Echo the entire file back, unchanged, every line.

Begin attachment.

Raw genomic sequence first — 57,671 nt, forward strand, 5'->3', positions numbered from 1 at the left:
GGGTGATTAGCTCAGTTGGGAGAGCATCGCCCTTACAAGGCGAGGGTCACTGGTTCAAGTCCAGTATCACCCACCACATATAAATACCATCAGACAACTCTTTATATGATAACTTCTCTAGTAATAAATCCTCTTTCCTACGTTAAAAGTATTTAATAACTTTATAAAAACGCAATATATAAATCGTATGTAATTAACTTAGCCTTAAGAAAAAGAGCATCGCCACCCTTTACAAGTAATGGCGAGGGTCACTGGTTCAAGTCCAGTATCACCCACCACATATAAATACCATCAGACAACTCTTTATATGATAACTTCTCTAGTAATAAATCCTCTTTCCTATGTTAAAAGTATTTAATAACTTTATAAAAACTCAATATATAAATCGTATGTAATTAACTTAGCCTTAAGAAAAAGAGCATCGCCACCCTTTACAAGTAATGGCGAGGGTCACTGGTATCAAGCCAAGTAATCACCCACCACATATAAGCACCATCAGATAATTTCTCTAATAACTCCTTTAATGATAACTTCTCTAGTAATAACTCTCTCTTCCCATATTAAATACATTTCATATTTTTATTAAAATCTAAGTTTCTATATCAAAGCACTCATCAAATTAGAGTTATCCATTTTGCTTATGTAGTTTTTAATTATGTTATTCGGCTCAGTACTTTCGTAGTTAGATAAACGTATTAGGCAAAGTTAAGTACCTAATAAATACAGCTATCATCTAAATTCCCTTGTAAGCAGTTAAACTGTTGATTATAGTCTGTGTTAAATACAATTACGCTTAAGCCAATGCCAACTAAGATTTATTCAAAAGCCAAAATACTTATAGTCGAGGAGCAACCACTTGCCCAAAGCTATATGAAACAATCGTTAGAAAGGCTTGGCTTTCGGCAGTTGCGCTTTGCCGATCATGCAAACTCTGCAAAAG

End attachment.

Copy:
Raw genomic sequence first — 57,671 nt, forward strand, 5'->3', positions numbered from 1 at the left:
GGGTGATTAGCTCAGTTGGGAGAGCATCGCCCTTACAAGGCGAGGGTCACTGGTTCAAGTCCAGTATCACCCACCACATATAAATACCATCAGACAACTCTTTATATGATAACTTCTCTAGTAATAAATCCTCTTTCCTACGTTAAAAGTATTTAATAACTTTATAAAAACGCAATATATAAATCGTATGTAATTAACTTAGCCTTAAGAAAAAGAGCATCGCCACCCTTTACAAGTAATGGCGAGGGTCACTGGTTCAAGTCCAGTATCACCCACCACATATAAATACCATCAGACAACTCTTTATATGATAACTTCTCTAGTAATAAATCCTCTTTCCTATGTTAAAAGTATTTAATAACTTTATAAAAACTCAATATATAAATCGTATGTAATTAACTTAGCCTTAAGAAAAAGAGCATCGCCACCCTTTACAAGTAATGGCGAGGGTCACTGGTATCAAGCCAAGTAATCACCCACCACATATAAGCACCATCAGATAATTTCTCTAATAACTCCTTTAATGATAACTTCTCTAGTAATAACTCTCTCTTCCCATATTAAATACATTTCATATTTTTATTAAAATCTAAGTTTCTATATCAAAGCACTCATCAAATTAGAGTTATCCATTTTGCTTATGTAGTTTTTAATTATGTTATTCGGCTCAGTACTTTCGTAGTTAGATAAACGTATTAGGCAAAGTTAAGTACCTAATAAATACAGCTATCATCTAAATTCCCTTGTAAGCAGTTAAACTGTTGATTATAGTCTGTGTTAAATACAATTACGCTTAAGCCAATGCCAACTAAGATTTATTCAAAAGCCAAAATACTTATAGTCGAGGAGCAACCACTTGCCCAAAGCTATATGAAACAATCGTTAGAAAGGCTTGGCTTTCGGCAGTTGCGCTTTGCCGATCATGCAAACTCTGCAAAAG